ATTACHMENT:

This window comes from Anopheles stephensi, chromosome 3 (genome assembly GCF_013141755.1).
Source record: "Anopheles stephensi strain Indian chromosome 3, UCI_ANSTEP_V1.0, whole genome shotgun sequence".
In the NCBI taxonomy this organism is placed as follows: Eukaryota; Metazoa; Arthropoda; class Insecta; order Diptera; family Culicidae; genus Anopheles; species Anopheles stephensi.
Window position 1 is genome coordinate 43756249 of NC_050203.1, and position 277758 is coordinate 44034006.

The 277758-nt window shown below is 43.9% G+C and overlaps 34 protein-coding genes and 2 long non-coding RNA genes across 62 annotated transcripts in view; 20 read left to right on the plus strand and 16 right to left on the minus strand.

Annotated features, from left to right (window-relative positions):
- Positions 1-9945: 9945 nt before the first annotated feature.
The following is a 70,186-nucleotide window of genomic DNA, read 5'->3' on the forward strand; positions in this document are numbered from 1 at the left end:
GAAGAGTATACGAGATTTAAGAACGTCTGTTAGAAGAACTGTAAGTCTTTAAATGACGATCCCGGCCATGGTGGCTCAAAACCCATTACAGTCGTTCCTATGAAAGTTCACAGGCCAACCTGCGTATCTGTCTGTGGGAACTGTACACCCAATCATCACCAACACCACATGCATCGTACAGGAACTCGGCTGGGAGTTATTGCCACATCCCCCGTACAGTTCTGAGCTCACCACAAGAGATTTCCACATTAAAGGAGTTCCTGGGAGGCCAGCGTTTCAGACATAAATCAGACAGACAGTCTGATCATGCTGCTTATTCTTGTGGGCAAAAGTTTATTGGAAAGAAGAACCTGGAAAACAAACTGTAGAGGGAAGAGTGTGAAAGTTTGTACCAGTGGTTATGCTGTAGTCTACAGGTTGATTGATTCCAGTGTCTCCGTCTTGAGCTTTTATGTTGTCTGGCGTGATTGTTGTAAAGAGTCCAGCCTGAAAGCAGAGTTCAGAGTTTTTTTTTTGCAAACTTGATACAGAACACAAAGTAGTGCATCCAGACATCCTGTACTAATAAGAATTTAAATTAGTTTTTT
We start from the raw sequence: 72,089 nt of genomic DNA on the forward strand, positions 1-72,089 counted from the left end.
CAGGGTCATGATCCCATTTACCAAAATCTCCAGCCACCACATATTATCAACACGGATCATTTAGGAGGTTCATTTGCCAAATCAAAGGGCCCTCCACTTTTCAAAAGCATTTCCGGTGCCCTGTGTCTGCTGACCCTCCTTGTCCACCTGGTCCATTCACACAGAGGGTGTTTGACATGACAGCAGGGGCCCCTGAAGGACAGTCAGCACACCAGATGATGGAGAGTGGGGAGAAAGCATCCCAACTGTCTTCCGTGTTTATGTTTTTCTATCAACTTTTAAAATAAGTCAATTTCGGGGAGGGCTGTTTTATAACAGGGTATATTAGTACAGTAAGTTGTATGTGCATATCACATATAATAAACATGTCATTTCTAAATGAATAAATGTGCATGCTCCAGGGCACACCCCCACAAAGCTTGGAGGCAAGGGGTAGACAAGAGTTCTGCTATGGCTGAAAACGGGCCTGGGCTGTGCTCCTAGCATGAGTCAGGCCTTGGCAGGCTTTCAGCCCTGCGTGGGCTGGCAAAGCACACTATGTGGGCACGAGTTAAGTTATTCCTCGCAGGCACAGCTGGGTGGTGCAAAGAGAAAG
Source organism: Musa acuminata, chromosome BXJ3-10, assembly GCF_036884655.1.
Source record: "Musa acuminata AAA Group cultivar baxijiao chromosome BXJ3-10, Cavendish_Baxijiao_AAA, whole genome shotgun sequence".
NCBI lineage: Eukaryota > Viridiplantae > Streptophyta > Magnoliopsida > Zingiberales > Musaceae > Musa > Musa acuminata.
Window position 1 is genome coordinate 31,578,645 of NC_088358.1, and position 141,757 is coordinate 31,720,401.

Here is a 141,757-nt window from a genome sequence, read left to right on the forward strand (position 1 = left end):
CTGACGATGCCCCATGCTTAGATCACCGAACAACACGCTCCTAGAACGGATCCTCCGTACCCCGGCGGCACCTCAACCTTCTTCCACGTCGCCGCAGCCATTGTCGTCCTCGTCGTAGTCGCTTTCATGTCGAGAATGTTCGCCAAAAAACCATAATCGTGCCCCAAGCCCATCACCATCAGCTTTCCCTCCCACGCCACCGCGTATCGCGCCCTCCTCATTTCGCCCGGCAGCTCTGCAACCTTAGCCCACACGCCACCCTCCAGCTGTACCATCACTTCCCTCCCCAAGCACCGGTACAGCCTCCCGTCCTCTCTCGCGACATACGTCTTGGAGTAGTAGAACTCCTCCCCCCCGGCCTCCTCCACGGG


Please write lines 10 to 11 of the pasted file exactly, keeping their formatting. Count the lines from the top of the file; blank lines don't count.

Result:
We start from the raw sequence: 72,089 nt of genomic DNA on the forward strand, positions 1-72,089 counted from the left end.
CAGGGTCATGATCCCATTTACCAAAATCTCCAGCCACCACATATTATCAACACGGATCATTTAGGAGGTTCATTTGCCAAATCAAAGGGCCCTCCACTTTTCAAAAGCATTTCCGGTGCCCTGTGTCTGCTGACCCTCCTTGTCCACCTGGTCCATTCACACAGAGGGTGTTTGACATGACAGCAGGGGCCCCTGAAGGACAGTCAGCACACCAGATGATGGAGAGTGGGGAGAAAGCATCCCAACTGTCTTCCGTGTTTATGTTTTTCTATCAACTTTTAAAATAAGTCAATTTCGGGGAGGGCTGTTTTATAACAGGGTATATTAGTACAGTAAGTTGTATGTGCATATCACATATAATAAACATGTCATTTCTAAATGAATAAATGTGCATGCTCCAGGGCACACCCCCACAAAGCTTGGAGGCAAGGGGTAGACAAGAGTTCTGCTATGGCTGAAAACGGGCCTGGGCTGTGCTCCTAGCATGAGTCAGGCCTTGGCAGGCTTTCAGCCCTGCGTGGGCTGGCAAAGCACACTATGTGGGCACGAGTTAAGTTATTCCTCGCAGGCACAGCTGGGTGGTGCAAAGAGAAAG